Referring now especially to FIG. 3 the operation of the flywheel clutch mechanism will be discussed. As the drawstring 28 is pulled in the direction of the arrow adjacent thereto the arcuate projection 42 carried by the drive spool 32 will commence rotation in a counterclockwise direction, the projection 42 being illustrated in solid lines adjacent the right-hand edge of slot 54, this being the normal un-actuated condition of the flywheel clutch mechanism. With the projection 42 in the solid line position shown the pawl member 66 will be in the solid line position shown with the pawls 74 and 76 out of engagement with lugs 88. As drawstring 28 is pulled the drive spool 32 is rotated along with the arcuate projection 42 and the square shank 44 in the counterclockwise direction until the projection 42 engages the left edge (shown in dotted lines) of slot 54 at which point due to the friction of brake spring 56 against the periphery of clutch disc 50 rotation of clutch disc 50 is resisted. With the square shank 44 rotating through the angle permitted by slot 54 relative to clutch disc 50 the pawl member 66 carried thereby is rotated or pivoted to its dotted line position thereby displacing the attached edges of the integral leaf spring members 70 and 72 respectively to apply a turning force to pawls 74 and 76 respectively which are then pivoted to the dotted line positions shown. As the drive spool 32 continues to rotate the engagement of arcuate projection 42 with the edge of slot 54 rotates clutch disc 50 while maintaining the engagement to thereby maintain the pawls 74 and 76 in the pivoted condition engaging lugs 88 thereby driving drive gear 80 which ultimately rotates flywheel 22 due to the meshing of the gears 82 of drive gear 80 with the pinion 26 of flywheel 22. When drawstring 28 is released the drive spool 32 is then rotated in a clockwise direction under the force of return coil spring 36 and during this clockwise rotation of drive spool 32 along with clutch disc 50 a relative displacement between clutch disc 50 and the adjacent drive disc 40 occurs when arcuate projection 42 moves clockwise with respect to the slot 54 to the solid line position shown in FIG. 3 thereby pivoting pawl member 66 to reposition the pawls 74 and 76 thereof back to the solid line position wherein the flywheel clutch mechanism is then ready for a subsequent actuation. As will hereinafter be discussed the drive gear 80 is adapted to be coupled with the drive train of the vehicle and since the movement or rotation of drive gear 80 is independent of the flywheel clutch mechanism when the latter is not being actuated, the drive gear 80 is free to rotate in either direction thus resulting in a clutch mechanism which will drive unidirectionally although permitting drive gear 80 to be operated in both directions in the absence of the actuation.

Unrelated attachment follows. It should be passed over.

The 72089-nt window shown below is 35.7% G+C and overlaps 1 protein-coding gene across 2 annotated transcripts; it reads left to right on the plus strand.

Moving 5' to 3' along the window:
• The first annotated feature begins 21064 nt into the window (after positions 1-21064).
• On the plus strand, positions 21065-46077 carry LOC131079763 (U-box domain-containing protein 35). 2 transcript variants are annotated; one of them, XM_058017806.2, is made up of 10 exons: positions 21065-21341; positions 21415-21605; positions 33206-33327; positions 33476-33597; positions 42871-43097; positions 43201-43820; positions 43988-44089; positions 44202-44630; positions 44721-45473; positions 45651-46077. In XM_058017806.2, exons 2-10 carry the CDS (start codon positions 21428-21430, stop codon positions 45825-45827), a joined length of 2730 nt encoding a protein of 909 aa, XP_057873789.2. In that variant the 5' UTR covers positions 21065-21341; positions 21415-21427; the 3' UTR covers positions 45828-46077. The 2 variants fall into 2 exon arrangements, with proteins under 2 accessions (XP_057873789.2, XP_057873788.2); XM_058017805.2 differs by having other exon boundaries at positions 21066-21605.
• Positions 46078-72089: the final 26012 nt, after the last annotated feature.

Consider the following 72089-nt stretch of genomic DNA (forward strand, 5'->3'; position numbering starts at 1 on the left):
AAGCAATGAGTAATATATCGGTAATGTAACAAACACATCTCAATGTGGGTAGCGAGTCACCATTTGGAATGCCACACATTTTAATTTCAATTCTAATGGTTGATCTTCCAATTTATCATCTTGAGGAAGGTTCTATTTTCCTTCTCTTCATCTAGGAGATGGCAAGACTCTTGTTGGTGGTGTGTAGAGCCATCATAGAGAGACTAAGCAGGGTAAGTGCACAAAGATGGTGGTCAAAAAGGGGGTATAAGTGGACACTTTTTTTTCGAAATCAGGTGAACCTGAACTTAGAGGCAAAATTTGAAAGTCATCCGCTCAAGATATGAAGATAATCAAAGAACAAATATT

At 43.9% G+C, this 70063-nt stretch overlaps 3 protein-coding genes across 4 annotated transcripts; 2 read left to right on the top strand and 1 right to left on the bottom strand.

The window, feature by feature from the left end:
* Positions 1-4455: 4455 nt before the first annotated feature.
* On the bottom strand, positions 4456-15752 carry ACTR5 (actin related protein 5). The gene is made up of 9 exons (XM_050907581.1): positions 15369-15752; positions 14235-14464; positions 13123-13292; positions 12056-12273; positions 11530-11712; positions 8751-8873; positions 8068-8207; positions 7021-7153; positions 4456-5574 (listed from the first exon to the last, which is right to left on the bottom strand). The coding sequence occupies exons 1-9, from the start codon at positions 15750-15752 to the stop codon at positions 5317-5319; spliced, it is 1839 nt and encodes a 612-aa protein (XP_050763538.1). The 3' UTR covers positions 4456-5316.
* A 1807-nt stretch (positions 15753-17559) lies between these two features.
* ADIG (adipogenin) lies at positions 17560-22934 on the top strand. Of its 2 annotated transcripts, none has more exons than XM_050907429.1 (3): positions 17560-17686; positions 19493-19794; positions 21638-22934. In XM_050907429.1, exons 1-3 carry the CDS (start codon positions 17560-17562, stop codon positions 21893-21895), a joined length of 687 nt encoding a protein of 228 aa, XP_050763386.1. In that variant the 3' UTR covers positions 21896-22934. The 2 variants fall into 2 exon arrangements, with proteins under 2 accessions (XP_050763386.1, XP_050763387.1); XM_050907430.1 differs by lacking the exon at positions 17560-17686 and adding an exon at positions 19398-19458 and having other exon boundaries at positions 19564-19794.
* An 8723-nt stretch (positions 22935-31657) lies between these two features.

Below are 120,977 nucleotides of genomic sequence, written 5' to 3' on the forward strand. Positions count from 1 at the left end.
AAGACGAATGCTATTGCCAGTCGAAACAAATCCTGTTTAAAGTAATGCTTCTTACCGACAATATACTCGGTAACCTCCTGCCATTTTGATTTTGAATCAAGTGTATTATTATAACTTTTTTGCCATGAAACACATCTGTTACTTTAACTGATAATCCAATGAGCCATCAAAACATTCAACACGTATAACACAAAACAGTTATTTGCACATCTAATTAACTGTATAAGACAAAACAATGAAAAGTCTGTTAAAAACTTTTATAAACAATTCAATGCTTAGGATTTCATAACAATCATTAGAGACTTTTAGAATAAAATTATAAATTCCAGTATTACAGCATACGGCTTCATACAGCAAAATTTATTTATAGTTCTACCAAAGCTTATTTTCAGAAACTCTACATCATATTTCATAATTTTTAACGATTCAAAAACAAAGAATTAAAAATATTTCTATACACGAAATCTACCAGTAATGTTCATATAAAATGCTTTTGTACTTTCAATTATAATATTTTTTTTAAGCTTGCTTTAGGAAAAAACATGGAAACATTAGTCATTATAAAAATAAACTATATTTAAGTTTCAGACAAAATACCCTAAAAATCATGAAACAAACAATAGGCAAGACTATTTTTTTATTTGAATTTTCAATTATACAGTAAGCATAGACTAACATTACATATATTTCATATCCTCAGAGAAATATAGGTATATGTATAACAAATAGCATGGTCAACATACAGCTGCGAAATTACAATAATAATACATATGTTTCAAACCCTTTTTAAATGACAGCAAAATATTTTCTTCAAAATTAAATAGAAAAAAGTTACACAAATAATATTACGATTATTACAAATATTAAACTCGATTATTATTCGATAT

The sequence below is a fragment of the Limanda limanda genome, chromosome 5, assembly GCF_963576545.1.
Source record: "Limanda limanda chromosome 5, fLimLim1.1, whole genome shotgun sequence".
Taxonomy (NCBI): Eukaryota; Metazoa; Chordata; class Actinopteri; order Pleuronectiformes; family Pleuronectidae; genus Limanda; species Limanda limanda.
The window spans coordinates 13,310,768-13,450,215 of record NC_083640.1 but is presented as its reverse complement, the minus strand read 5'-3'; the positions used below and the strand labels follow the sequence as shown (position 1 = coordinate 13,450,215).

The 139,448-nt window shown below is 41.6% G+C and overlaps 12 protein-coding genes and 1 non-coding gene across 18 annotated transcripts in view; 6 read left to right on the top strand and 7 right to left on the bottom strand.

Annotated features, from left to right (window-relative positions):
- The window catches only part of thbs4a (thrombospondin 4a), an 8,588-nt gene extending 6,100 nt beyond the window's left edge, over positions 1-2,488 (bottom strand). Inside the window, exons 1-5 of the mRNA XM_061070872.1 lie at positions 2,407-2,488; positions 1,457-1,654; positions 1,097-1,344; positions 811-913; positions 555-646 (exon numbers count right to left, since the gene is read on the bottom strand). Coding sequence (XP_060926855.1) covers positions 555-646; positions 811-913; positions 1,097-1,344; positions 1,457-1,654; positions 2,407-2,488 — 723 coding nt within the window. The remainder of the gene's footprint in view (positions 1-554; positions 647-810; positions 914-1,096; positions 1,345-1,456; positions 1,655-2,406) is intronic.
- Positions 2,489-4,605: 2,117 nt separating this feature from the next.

The details pertaining to the drive train and drive wheel clutch mechanism will now be discussed with reference to FIGS. 1, 2, and 4-6. As shown in FIG. 4 the drive train includes a large diameter intermediate spur gear 90 the gear teeth of which mesh with the gear 84 of drive gear 80. The spur gear 90, on either surface thereof has segmented cylindrical portions 92 and 94 respectively and a centrally disposed circular shaft 96 integral therewith, the shaft 96 having an aperture therethrough for rotatably mounting spur gear 90 on an axle 98 (see FIGS. 1, 5 and 6), the axle 98 being suitably secured within frame 12 in a direction parallel to axle 16. As can be seen the spur gear 90 is generally centrally disposed with respect to the opposing sidewalls of frame 12 on axle 98. Positioned on either side of the circular shaft 96 of spur gear 90 rotatably with respect to axle 98 are a first gear member generally designated 100, and a second gear member generally designated 102. Gear member 100 has a splined or square body portion 104 terminating in a small diameter spur gear 106, the body portion 104 having an aperture extending therethrough for rotatably mounting the first gear member 100 on axle 98. Similarly the second gear member 102 has a main splined or square body portion 108 terminating in a larger diameter spur gear 110. As can be seen in FIGS. 5 and 6 the axle 98 has the surface thereof virtually encompassed from left to right between opposing sidewalls of frame 12 by the second gear member 102, the spur gear member 90 and the first gear member 100 with the cross sections adjacent axle 98 being a square cross section for gear member 102, a round cross section for spur gear shaft 96, and a square cross section for the body portion 104 of the first gear member 100. Axially slidably positioned on the body portion 104 of the first gear member 100 is a first clutch member generally designated 112 while a second similar clutch member 114 is axially slidably positioned on body portion 108 of the second gear member 102, each of the clutch members 112 and 114 having a square aperture 116 and 118 respectively extending therethrough for matingly engaging the square body portion. The portions of the respective clutch members spacing the segmented cylinder portions 92 and 94 of spur gear member 90 are configured as dogs or segmented cylinders for matingly coacting with the segmented cylindrical portions 92 and 94 respectively, the clutch portions being designated 120 and 122 respectively. Intermediate the opposite ends of clutch member 112 is a reduced diameter journal portion 124 with a corresponding journal 126 being formed in the second clutch member 114. Coacting within the journals are two pairs of forks designated 128 and 130 respectively, the forks 128 and 130 being integrally formed in a slidable shifting member generally designated 132 (see FIG. 1). The shifting member 132 has a main bar portion 134 from which the fork portions 128 and 130 extend transversely to engage the respective journals, the bar 134 being movable in either direction as indicated by the double-ended arrow adjacent thereto to slide within mating projections 140 formed integrally in the sidewalls of framework 12. The sliding action is effected by any suitable means such as a shift lever 142 pivotally mounted by means of a bearing 146 within frame 12. The shift lever 142 as viewed in FIG. 1 is in the "neutral" position and can be detented to either side thereof by means of detents 148 to selectively couple either gear member 100 or gear member 102 for concurrent rotation with spur gear member 90.